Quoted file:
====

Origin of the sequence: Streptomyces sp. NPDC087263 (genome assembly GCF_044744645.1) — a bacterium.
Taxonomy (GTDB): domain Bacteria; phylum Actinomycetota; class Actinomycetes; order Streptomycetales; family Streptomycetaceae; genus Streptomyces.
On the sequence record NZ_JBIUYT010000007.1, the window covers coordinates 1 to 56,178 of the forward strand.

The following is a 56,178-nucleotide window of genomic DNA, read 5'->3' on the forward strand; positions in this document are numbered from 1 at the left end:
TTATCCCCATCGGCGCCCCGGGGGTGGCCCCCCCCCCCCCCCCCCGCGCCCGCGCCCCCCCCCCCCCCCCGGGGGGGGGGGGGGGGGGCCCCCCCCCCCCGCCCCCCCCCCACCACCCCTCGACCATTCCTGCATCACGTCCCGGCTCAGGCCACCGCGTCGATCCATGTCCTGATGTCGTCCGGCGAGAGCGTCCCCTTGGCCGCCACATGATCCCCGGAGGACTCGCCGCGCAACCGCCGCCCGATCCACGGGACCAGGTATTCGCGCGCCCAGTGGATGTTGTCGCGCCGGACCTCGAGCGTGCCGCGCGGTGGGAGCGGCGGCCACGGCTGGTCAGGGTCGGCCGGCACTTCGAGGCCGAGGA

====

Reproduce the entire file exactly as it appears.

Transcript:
Origin of the sequence: Streptomyces sp. NPDC087263 (genome assembly GCF_044744645.1) — a bacterium.
Taxonomy (GTDB): domain Bacteria; phylum Actinomycetota; class Actinomycetes; order Streptomycetales; family Streptomycetaceae; genus Streptomyces.
On the sequence record NZ_JBIUYT010000007.1, the window covers coordinates 1 to 56,178 of the forward strand.

The following is a 56,178-nucleotide window of genomic DNA, read 5'->3' on the forward strand; positions in this document are numbered from 1 at the left end:
TTATCCCCATCGGCGCCCCGGGGGTGGCCCCCCCCCCCCCCCCCCGCGCCCGCGCCCCCCCCCCCCCCCCGGGGGGGGGGGGGGGGGGCCCCCCCCCCCCGCCCCCCCCCCACCACCCCTCGACCATTCCTGCATCACGTCCCGGCTCAGGCCACCGCGTCGATCCATGTCCTGATGTCGTCCGGCGAGAGCGTCCCCTTGGCCGCCACATGATCCCCGGAGGACTCGCCGCGCAACCGCCGCCCGATCCACGGGACCAGGTATTCGCGCGCCCAGTGGATGTTGTCGCGCCGGACCTCGAGCGTGCCGCGCGGTGGGAGCGGCGGCCACGGCTGGTCAGGGTCGGCCGGCACTTCGAGGCCGAGGA